Rewriting the “Vanishing Present”: Translation, Mediation, and Cultural Evolution

Rewriting the “Vanishing Present”: Translation, Mediation, and Cultural Evolution

Afrinul Haque Khan (Ranchi University, India)
Copyright: © 2018 |Pages: 19
DOI: 10.4018/978-1-5225-2832-6.ch001
OnDemand PDF Download:
$30.00
List Price: $37.50

Abstract

The present paper explores how the translators mediate between languages and cultures to rewrite the classical texts, tucked away in the margins and peripheries, and being incomprehensible and inaccessible to the western world on account of their language and location. The present study also examines how the translator's act of “rewriting” empowers the translated text and also the culture it performs, promotes an understanding of other cultures and eventually enables the evolution of a “universal culture.”
Chapter Preview
Top

Introduction

I do not want to stay in a house with all its windows and doors shut. I want a house with all its windows and doors open where the cultural breezes of all lands and nations blow through my house.

Mahatma Gandhi (as cited in Varma, 2010, p. v)

In his Introduction to Translation/History/Culture: A Sourcebook, Lefevere (2003, p.1) refers to Petrus Danielus Huetius’ definition of translation as “a text written in a well-known language which refers to and represents a text in a language which is not as well known”. This, according to Lefevere (2003, p. 1), is the “most productive definition of a translation”. He goes on to say, “if you produce a text that “refers to” another text, rather than producing your own, you are most likely to do so because you think the other text enjoys a prestige far greater than the prestige your own text might possibly aspire to. In other words, you invoke the authority of the text you represent. It may be a sobering thought that some of the masterpieces of world literature, such as Cervantes’ Don Quixote, profess to be translations of lost originals, i.e. that they refer to non-existent texts in order to derive some kind of legitimacy which, it is felt, would otherwise not be present to the same extent […] Translation has to do with authority and legitimacy and, ultimately, with power” (Lefevere, 2003, pp. 1-2).

Lefevere’s assertion regarding authority, legitimacy and power being invoked by translation cannot be overlooked as it points to and explains an even greater and an overtly political enterprise of the third world nations to achieve cultural authority and legitimacy. “The real aim of colonialism,” says Ngugi Wa Thiong’o (1986, p. 16) in his important work Decolonising The Mind, “was to control people’s wealth […] But its most important area of domination was the mental universe of the colonized, the control, through culture, of how people perceived themselves and their relationship to the world”.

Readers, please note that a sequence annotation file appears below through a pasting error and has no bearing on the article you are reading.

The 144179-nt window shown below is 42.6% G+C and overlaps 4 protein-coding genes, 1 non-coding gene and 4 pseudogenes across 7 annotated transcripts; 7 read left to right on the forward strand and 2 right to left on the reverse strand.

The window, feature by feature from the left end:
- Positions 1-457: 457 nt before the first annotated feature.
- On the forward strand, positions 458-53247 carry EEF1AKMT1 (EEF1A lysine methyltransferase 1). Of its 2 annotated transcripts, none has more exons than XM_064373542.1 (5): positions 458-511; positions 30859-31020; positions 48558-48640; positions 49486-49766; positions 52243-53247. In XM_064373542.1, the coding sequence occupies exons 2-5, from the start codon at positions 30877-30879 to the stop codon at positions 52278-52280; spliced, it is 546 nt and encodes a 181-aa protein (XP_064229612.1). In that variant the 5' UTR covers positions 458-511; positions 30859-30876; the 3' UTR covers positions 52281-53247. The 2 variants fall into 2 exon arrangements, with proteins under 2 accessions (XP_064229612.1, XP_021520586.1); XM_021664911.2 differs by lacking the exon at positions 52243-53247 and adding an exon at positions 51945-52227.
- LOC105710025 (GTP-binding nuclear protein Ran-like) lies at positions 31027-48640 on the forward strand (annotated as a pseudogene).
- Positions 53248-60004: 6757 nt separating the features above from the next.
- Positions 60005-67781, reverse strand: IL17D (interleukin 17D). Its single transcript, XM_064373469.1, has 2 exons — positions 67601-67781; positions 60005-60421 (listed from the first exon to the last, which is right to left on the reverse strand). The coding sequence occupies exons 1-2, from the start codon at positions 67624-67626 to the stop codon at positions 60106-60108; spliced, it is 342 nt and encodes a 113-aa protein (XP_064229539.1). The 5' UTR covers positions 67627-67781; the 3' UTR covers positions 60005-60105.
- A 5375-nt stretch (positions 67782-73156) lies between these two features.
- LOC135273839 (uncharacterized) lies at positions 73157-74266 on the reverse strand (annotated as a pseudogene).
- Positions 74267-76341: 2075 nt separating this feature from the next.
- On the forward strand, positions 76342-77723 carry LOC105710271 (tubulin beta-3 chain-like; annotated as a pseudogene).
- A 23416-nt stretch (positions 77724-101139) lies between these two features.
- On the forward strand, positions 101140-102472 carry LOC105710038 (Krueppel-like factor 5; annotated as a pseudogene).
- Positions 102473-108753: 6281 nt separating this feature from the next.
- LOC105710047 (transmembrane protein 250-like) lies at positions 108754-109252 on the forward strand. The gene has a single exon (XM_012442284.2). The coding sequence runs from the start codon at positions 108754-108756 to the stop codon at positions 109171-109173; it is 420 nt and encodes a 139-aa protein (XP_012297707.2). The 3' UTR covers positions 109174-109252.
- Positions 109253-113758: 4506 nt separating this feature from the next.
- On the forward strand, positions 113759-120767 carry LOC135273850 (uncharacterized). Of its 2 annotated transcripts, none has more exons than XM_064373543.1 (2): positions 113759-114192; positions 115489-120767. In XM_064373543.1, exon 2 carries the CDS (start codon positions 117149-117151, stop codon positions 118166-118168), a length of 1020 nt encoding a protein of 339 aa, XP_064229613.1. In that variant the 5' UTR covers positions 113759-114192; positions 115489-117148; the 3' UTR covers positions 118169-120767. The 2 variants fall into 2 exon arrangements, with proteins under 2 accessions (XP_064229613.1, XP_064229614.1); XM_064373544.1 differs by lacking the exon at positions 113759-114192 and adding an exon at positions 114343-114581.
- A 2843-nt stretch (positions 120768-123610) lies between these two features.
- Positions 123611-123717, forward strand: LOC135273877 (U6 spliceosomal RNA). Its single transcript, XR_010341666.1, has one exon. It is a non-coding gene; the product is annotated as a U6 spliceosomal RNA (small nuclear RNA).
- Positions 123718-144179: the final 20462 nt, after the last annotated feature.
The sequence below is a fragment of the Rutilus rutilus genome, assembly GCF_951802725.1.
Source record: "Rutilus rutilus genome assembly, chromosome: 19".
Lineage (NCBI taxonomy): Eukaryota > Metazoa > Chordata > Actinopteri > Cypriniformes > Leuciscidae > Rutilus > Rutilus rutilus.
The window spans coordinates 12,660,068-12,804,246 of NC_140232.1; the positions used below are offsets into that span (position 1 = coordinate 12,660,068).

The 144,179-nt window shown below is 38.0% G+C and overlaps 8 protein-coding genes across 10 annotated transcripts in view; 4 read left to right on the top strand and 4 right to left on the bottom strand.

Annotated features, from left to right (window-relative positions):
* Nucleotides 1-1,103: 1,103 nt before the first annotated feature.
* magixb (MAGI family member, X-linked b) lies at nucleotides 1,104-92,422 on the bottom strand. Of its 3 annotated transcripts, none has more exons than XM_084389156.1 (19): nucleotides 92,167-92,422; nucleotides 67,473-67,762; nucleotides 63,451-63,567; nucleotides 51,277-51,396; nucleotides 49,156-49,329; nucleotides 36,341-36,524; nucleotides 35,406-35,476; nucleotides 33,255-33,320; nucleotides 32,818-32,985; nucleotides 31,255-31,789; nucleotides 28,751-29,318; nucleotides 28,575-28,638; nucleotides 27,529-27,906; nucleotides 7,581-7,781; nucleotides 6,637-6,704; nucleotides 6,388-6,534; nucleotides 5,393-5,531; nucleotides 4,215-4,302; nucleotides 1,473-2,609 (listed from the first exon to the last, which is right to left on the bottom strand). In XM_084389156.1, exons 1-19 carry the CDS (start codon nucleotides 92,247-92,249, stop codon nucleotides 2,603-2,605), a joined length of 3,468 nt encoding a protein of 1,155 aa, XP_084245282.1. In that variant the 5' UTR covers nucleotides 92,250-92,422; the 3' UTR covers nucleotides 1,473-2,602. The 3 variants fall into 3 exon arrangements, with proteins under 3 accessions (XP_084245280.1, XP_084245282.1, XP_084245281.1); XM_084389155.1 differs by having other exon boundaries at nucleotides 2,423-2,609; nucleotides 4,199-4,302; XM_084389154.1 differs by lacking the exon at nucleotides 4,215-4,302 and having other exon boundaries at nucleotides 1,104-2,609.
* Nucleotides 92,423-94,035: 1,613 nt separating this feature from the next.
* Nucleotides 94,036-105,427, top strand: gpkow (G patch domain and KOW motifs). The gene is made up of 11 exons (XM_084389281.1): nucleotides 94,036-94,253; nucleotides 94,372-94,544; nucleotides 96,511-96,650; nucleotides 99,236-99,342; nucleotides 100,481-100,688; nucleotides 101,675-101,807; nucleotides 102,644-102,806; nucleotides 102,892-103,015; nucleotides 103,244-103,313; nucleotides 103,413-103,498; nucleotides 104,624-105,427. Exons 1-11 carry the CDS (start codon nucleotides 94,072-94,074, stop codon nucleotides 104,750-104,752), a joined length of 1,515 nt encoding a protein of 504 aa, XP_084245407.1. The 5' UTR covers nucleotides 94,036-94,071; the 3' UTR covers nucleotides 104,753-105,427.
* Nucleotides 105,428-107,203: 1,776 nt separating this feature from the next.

So the colonizers, Thiong’o asserts, deliberately denigrated the native’s culture and to achieve this aim, they used their language, for according to Ashcroft, Griffiths & Tiffin (2002, p. 7) language is “the medium through which a hierarchical structure is perpetuated and the medium through which conceptions of ‘truth’, ‘order’ and ‘reality’ become established”. Language being used as a means of establishing hierarchy or as “the primary channel of cultural production” (Christou, 2006, p. 27), it is imperative that language also be used to subvert that hierarchy and assert cultural authority and power.

This explains the recent surge in the number of translations from third world nations, especially India where, according to Ashcroft, Griffiths & Tiffin (2002, p. 29), “the bulk of literature is written in indigenous Indian languages”, some of which have been canonized as classics in the native Indian literary tradition. These texts written in the indigenous languages document the native culture and its history, especially those unwritten, unheard and forgotten moments of Indian history which according to Devi (2003, p. 12), are “going away” and “vanishing”. The translator “rewrites” those texts in a well known language and relocates them from their circumscribed discursive space to the “loci of power” 1. Bassnett & Lefevere (1992, p. vii) explain the whole process in the following words:

Translation is, of course a rewriting of an original text. All rewritings, whatever their intention, reflect a certain ideology and poetics and as such manipulative literature to function in given society in a given way. Rewriting is manipulation undertaken in the service of power, and in its positive aspect can help in the evolution of literature and society.

Complete Chapter List

Search this Book:
Reset